'Alternative cancer care' provider Stanislaw Burzynski accused of selling false hope in USA Today investigation

Stanislaw Burzynski, an internist, has treated patients with experimental, unapproved cancer drugs at a clinic in Houston. (Photo: Michael Stravato for USA TODAY).

An extensive investigative story in USA Today finds experts questioning why the FDA allows Stanislaw Burzynski, a doctor in Houston, Texas, to continue to sell his "alternative cancer treatment" to vulnerable patients and their families.

Burzynski calls his miracle drugs "antineoplastons," and first synthesized the sodium-rich compounds from blood and urine "collected from public parks, bars and penitentiaries." They haven't been approved by the FDA, but he has also "prescribed them as a treatment for AIDS, lupus and other conditions."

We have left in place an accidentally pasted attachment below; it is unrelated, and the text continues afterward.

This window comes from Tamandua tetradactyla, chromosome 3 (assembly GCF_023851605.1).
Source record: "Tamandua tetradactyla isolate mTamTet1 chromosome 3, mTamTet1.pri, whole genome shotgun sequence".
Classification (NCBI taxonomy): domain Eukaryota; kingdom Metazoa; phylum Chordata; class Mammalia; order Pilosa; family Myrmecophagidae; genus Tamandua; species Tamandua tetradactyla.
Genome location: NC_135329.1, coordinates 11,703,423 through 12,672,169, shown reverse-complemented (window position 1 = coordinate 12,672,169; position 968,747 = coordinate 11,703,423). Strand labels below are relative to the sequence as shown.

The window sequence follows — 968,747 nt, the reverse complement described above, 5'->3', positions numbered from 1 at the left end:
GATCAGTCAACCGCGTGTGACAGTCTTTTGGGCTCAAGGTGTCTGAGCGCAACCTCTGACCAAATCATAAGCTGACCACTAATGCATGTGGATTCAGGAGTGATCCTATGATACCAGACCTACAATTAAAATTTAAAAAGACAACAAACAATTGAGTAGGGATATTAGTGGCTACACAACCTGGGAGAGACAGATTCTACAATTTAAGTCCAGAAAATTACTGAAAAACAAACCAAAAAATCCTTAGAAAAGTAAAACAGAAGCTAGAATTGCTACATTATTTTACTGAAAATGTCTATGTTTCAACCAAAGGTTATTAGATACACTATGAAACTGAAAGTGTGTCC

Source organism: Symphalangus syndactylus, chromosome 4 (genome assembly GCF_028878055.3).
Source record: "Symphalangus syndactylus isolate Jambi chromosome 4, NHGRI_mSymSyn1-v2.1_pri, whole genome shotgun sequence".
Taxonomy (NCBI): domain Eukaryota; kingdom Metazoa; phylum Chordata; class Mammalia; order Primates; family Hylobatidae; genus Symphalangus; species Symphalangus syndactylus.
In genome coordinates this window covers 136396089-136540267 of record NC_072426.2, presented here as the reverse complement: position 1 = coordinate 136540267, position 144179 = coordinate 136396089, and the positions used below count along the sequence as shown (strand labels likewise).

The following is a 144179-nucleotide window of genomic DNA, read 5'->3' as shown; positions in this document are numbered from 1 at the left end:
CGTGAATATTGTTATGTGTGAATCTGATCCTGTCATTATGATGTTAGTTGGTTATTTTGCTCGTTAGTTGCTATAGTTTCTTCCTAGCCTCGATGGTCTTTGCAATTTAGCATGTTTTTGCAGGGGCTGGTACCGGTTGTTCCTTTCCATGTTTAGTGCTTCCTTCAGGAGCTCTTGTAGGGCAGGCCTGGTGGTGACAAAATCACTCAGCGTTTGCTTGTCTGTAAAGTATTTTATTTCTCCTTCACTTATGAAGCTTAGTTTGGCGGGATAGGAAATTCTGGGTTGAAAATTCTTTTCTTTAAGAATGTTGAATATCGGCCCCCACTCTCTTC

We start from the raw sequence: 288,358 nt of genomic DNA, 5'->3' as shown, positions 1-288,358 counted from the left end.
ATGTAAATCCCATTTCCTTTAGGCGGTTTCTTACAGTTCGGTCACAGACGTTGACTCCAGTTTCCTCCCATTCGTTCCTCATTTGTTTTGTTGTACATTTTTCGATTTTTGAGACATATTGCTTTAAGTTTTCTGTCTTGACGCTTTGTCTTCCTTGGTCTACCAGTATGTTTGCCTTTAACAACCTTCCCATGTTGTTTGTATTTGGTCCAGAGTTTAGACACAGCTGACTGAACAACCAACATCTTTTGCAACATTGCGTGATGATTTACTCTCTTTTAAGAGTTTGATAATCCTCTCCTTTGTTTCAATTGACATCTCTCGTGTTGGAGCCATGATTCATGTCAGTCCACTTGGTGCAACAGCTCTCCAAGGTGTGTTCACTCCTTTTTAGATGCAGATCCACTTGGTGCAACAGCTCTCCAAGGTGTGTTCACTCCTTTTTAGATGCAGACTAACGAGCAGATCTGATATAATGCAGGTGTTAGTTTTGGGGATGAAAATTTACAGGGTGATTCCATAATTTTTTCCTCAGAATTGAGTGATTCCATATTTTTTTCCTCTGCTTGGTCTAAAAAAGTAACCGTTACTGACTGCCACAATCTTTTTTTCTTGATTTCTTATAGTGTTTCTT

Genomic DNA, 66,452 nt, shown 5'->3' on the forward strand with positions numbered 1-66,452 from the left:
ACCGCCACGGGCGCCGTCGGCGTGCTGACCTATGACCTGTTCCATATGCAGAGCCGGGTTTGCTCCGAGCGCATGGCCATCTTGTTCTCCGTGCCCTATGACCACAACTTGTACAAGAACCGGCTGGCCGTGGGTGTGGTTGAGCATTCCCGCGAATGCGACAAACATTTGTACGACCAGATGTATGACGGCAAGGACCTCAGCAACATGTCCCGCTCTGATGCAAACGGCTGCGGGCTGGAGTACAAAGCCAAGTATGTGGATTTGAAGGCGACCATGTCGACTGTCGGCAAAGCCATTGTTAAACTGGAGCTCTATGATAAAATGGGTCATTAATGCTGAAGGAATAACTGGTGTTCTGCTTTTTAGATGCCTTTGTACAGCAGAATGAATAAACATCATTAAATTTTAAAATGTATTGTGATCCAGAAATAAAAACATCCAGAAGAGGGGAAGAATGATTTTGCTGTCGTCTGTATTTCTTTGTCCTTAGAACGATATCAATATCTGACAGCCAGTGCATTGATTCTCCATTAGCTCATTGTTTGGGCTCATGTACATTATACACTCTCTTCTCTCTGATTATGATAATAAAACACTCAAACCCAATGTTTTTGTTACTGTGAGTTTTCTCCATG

Yet the National Cancer Institute says there is no evidence that Burzynski has cured a single patient, or even helped one live longer. He has not backed up his claims by publishing results from a randomized, controlled trial — considered the gold standard of medical evidence — in a respected, peer-reviewed journal.

This is, as far as I can tell, the most extensive investigation ever of his operations by a major news organization.

One pediatrician quoted in the article uses a phrase many bloggers and reporters have used over the years, despite retaliatory legal threats from Burzynski's reps: The pediatrician calls Burzynski a "snake oil salesman."

Couldn't have put it better myself.

He exploits people like me, who have cancer and want to live, in the worst imaginable way.

When will the FDA shut him down?

Read the investigative story here.

Boing Boing's archives on Burzynski here.

Update: Quack medicine propagandist Eric Merola and Stanislaw Burzynski respond to the USA Today story, writes Orac at scienceblogs.com. And David Gorski has a related post: "The Burzynski Empire strikes back."